Improved Eagle Management Program Helps to Incorporate Scientific Data, Identify Information Gaps
The U.S. Fish and Wildlife Service today announced a new program to issue two new types of permits that will be used to improve the management of bald and golden eagles under the Bald and Golden Eagle Protection Act. The two permits are designed to protect public safety and manage activities or projects that may disturb or otherwise incidentally “take” bald or golden eagles or their nests, while maintaining stable or increasing populations. Permits will only be granted when they are compatible with this goal.
When the bald eagle was listed under the Endangered Species Act, a permit was available to take eagles incidental to an otherwise lawful activity. But when the eagle was removed from Endangered Species Act protection in 2007, there were no provisions for issuing permits under the Bald and Golden Eagle Protection Act for activities that could disturb or otherwise incidentally take either species of eagle. The growing population of bald eagles, in particular, could significantly curtail legal human activities if such permits were not available.
“Both bald and golden eagle populations will benefit from these new permits,” said Sam Hamilton, Director of the U.S. Fish and Wildlife Service. “These two new permits will be based on sound science, help us improve our understanding of the species and ultimately our ability to successfully manage eagle populations. In addition, the new permits provide strong safeguards to ensure that permitted activities are consistent with the preservation of bald and golden eagles.”
The first new permit type may be issued only where the “take” – in this case referring to the disturbing, or harming of eagles – is associated with, but not the purpose of an activity, such as commercial or residential real estate development.
The second new type of permit governs removal of bald or golden eagle nests under limited circumstances, including removal of nests that create safety concerns on or near airports. Deliberate killing of eagles will not be allowed under either of these new permits.
“While the final rule establishing the new permit program covers the management of both bald eagles and golden eagles, the two species represent two very different management challenges,” said Paul Schmidt, the Service’s Assistant Director for Migratory Birds. “The bald eagle population has rebounded in the past decades, and its recovery poses the challenge of managing a healthy population still protected under the Bald and Golden Eagle Protection Act. But unlike the bald eagle, the golden eagle population is not expanding, and may be in decline.”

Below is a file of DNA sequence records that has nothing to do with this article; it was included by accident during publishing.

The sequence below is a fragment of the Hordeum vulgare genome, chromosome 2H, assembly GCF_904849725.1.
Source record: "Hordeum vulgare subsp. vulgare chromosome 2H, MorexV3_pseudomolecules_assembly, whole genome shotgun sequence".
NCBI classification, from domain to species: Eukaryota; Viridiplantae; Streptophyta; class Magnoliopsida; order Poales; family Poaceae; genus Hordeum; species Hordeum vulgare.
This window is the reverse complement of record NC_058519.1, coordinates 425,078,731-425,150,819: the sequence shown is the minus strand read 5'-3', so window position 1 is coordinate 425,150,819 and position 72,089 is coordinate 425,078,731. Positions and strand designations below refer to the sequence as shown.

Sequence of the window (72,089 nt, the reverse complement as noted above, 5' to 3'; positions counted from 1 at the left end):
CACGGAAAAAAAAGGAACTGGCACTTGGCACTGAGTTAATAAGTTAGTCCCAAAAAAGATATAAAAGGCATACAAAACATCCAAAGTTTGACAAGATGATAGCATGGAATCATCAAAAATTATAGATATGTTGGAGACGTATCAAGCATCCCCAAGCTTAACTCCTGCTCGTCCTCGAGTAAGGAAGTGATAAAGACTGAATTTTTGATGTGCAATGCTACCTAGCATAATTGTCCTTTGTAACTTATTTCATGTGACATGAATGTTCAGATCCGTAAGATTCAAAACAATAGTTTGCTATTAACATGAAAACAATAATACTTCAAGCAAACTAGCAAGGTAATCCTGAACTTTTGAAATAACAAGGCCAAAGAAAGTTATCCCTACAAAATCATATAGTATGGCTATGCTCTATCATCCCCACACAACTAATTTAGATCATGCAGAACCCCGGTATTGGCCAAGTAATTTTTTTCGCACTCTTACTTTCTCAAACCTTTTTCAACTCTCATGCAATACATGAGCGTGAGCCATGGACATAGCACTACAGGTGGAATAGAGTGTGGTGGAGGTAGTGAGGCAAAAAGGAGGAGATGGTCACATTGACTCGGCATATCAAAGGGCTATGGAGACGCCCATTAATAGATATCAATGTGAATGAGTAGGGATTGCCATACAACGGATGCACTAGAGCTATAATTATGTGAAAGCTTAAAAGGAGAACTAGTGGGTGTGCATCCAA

Less scientific data is available to help understand the current population trend of the golden eagle. The final rule improves on prior management of golden eagles by providing a new framework to better identify data gaps and information needs pertaining to golden eagle populations – items of critical importance to the future management of golden eagles. Until the Service has further data to show that golden eagle populations can withstand additional take, it will only consider issuance of new golden eagle take permits for safety emergencies, through programmatic permits (designed to provide net benefits to eagles) and any other permits that will result in a reduction of ongoing take or a net take of zero.
During the 90-day public comment period for the permit system, the Service received substantive input from 35 commenters – input used to help revise the permit program. The Service later received 58 additional comments from the subsequent 30-day public comment period on the revised permit program. As part of this action, the Service also released a Final Environmental Assessment (FEA) outlining the science and rationale for both of the new permit types.
The rule will go into effect 60 days after its publication on September 11, 2009 in the Federal Register.
The Final Rule and the FEA can be found online at: http://www.fws.gov/migratorybirds/
The mission of the U.S. Fish and Wildlife Service is working with others to conserve, protect and enhance fish, wildlife, plants and their habitats for the continuing benefit of the American people. We are both a leader and trusted partner in fish and wildlife conservation, known for our scientific excellence, stewardship of lands and natural resources, dedicated professionals and commitment to public service. For more information on our work and the people who make it happen, visit www.fws.gov.
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